HTC One Plus, Sony Xperia Z2, LG G3: Samsung Galaxy S5’s Fiercest Rivals?

So the Samsung Galaxy S5 is definitely coming soon. February, March, April, whenever, it’s crystal clear people will wait for it if they’ll be asked to, or rampage stores to buy it early if the timing shall command it.


But is the Android high-end landscape faced with another year of striking Samsung monopoly, or is someone going to challenge the crown for once? And who could that someone be? Currently plunging HTC with a Phoenix-like rise-from-the-ashes effort driven by cheesy Iron Man marketing?

Maybe always dark horse Sony, aided by the Western carriers and retailers that have so far thrown more roadblocks in its rise to fame than anything. Or how about Google’s new darling, LG, turning the page to a fresh, happier chapter in the company’s existence, not dominated by lousy software support and manufacturing woes anymore?


As a fan of good underdog stories, I’ll admit I’m rooting for all these Samsung competitors to at least enliven the arena a little, which they can do with the upcoming One Plus, Xperia Z2 and G3. Let’s see what tricks the triad may have up its sleeve, and, as objectively as possible, what are their odds of truly succeeding:

HTC One Plus (aka One+, aka M8)

Why to fear it

If Samsung ultimately doesn’t go off the beaten path and chooses plastic as the primary build material for the S5 (it could still happen, mind you), the One Plus, like its predecessor, shall rely on “premium” design as the main argument against a monopoly of its rival.


Not even the most rabid Samsung fans can deny HTC’s designers are some of the best in the business, yet looks aren’t everything. So the “M8” needs to learn from One’s mistakes, ditch the UltraPixel cam (or at least upgrade it), make its way around the world quicker and earlier, and find at least one more department aside from aesthetics to top the S5.

It can be battery life, screen resolution, sound, connectivity, sensors, whatever. But it needs to clearly edge out its opponent somewhere.

How it can be defeated

Traditionally, Samsung can count on HTC for hindering its own chances of success, and I’m afraid 2014 won’t be an exception to the rule. Apparently, the One+ is nearly guaranteed to sport a 1,080p display, UltraPixel snapper and Snapdragon 800 CPU, in which case there should be no contest between it and the Quad HD, OIS and S805/Exynos 6-toting S5.


What it all depends on

In one word, marketing. And no, I don’t mean celebrity endorsements. Downey Jr. is cool and all, but his fee would be better invested in billboards, TV commercials and so on. The more, the bigger, the brighter, the better.


Sony Xperia Z2

Why to fear it

We’re getting conflicting reports as to what to expect from Z1’s follow-up and when, so it’s hard to tell if it’ll be a genuine menace. Hopefully, Sony doesn’t intend to roll out a mere rehash of its current flagship this spring and leave the full-on sequel for the fall. Oh, how foolish that would be.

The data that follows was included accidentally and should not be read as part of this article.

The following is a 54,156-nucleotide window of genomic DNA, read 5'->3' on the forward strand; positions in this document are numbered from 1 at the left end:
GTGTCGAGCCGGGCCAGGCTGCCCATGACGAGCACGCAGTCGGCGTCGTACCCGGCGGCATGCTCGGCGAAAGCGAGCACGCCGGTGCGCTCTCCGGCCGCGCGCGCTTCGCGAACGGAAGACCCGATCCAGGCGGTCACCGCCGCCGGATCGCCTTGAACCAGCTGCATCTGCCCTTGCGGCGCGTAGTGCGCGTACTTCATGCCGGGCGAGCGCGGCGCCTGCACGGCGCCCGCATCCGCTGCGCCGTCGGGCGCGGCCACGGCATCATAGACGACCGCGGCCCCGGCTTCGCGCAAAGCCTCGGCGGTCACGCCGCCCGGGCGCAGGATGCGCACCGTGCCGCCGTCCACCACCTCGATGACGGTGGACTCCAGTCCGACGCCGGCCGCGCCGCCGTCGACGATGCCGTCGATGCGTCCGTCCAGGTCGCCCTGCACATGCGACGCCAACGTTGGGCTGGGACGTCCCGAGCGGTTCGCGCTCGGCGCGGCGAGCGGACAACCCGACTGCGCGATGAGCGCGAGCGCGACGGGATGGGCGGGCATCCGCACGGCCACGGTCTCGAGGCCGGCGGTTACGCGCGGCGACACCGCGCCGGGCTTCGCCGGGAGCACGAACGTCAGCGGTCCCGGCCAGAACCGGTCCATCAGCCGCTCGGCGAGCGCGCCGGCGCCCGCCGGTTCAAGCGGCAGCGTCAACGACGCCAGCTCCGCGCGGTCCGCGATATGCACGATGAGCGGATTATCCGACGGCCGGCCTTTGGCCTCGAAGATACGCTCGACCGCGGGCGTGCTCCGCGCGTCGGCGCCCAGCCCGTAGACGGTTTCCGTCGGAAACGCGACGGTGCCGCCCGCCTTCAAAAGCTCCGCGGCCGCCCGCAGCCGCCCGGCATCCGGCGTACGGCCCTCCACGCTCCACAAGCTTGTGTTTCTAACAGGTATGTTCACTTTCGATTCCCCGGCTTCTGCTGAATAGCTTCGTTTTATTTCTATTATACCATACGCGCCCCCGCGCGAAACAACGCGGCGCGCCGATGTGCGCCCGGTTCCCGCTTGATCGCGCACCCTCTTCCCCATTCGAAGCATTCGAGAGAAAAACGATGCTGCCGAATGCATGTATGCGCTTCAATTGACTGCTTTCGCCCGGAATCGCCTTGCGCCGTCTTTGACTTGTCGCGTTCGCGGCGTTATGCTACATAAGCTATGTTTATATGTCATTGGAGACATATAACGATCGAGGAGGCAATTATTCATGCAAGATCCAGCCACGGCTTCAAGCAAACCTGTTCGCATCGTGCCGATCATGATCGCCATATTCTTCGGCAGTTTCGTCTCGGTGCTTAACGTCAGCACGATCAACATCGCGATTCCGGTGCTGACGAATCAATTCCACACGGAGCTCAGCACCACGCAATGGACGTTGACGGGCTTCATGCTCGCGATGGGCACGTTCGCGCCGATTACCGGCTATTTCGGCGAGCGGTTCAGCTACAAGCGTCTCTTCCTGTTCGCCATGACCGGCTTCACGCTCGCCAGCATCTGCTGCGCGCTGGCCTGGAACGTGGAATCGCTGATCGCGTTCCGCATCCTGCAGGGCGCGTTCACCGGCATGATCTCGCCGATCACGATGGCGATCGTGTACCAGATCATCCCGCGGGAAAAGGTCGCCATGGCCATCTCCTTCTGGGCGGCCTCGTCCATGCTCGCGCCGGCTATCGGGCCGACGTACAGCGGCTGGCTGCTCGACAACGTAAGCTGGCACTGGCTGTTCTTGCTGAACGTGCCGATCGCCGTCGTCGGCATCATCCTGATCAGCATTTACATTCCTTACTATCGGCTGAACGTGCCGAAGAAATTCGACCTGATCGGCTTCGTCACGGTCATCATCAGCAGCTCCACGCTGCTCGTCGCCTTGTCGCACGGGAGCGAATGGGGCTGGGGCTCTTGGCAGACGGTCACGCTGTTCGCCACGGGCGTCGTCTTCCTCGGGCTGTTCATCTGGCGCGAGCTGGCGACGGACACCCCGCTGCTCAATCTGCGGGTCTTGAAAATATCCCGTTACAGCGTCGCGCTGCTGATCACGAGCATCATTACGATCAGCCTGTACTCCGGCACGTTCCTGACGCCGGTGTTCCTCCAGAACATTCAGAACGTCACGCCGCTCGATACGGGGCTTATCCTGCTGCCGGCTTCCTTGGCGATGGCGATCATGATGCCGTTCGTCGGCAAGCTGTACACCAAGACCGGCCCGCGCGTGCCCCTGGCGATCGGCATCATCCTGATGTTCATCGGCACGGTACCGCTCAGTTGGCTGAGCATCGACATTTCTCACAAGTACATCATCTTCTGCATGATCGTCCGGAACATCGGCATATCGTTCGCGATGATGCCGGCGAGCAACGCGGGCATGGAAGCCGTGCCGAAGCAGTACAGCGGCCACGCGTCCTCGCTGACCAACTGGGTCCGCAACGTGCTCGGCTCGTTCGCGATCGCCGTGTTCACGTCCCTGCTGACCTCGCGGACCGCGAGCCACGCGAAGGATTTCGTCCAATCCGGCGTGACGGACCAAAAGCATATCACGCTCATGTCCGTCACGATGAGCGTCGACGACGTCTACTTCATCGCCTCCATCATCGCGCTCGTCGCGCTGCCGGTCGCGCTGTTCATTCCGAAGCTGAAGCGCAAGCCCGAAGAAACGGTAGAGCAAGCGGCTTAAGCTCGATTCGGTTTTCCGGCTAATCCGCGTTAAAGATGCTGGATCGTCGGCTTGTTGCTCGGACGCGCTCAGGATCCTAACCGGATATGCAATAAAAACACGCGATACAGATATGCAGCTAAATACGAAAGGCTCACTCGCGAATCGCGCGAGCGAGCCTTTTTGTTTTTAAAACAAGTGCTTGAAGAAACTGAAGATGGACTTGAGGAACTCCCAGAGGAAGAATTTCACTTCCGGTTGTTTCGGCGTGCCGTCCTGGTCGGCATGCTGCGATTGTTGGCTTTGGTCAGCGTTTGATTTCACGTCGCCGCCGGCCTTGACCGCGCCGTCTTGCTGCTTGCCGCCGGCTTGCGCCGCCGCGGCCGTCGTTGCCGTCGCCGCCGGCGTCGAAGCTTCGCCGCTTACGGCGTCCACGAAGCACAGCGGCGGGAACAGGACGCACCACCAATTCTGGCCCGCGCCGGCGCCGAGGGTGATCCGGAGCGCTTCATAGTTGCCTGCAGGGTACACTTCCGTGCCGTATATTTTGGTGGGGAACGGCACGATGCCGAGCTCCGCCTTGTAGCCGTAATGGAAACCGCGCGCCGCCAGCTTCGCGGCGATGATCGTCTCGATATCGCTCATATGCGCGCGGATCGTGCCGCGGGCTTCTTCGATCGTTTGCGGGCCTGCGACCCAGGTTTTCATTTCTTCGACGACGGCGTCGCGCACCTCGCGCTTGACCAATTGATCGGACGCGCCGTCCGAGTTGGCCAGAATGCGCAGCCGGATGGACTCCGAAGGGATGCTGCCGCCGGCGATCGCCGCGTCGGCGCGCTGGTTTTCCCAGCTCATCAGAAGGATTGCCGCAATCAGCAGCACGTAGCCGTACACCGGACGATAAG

Assuming that’s not the case, the main reason future Sony high-enders might be threatening is the Japanese pay attention to the ensemble first and foremost, rounding up the best tech they can supply us with in all departments, from display to processing speed and cameras. You hear that, HTC with your crappy UltraPixel shooter?

How it can be defeated

Sony’s US carrier relations are gradually warming up, yet it still seems a stretch to expect the Z2 (Z1 Plus?) on the big four: Verizon, AT&T, Sprint and T-Mobile. Also, timing is key, as for instance, the Z1 has barely landed on Magenta last week, roughly four months after its official announcement. So in a nutshell, availability should be the number one concern for the Xperia makers.


What it all depends on

Guess I already answered that question: availability, timing and whether or not a full-fledged Z1 successor is in the cards for a Q2 intro, at the latest.


Why to fear it

LG could easily snatch the “most improved Android OEM” award for 2013, making great waves with the incredibly cheap and solid Nexus 5, dazzling G2 and even the G Pad 8.3, which is on paper possibly the greatest iPad mini contender around.


Unfortunately, they may have used up too many resources on the G2 beaut, so if a G3 is indeed imminent (which is far from certain right now), I wouldn’t expect it to look very different from its ancestor.

But hey, even if it replicates G2’s design to the letter, adding octa-core Odin oomph, an extra gig or two of RAM and moar pixels in the mix, I’d consider it a threat. A big one, since, unlike Sony, LG has no problem in getting major US carriers to subsidize its spearheads.

How it can be defeated

Provided LG plays all its cards right and drops enough dough on advertising, the G3 has everything it takes to make Galaxy S5’s life a living hell. Only as weird as it may sound, it’ll probably not be enough. Samsung’s name, its reputation and track record are so solid and its marketing juggernaut so… juggernauty, it would take a miracle and/or severe strategic mistakes on Samsung’s part to help the G3 prevail.


What it all depends on

Let’s try to look at it from a different angle. Can the G3, as stunning as it may be, knock out the S5 in sales and popularity? Nope. Can it come close? Maybe, but for that, LG will require extreme attentiveness to detail, including things indirectly related to the G3 (software support for older devices), a mighty advertising campaign, and the spending of more money they’ll probably make off total sales in 2014.

You know what they say, you have to spend money to earn money and, in order to defeat Samsung, you have to use their game, their tools, their plays. Game on!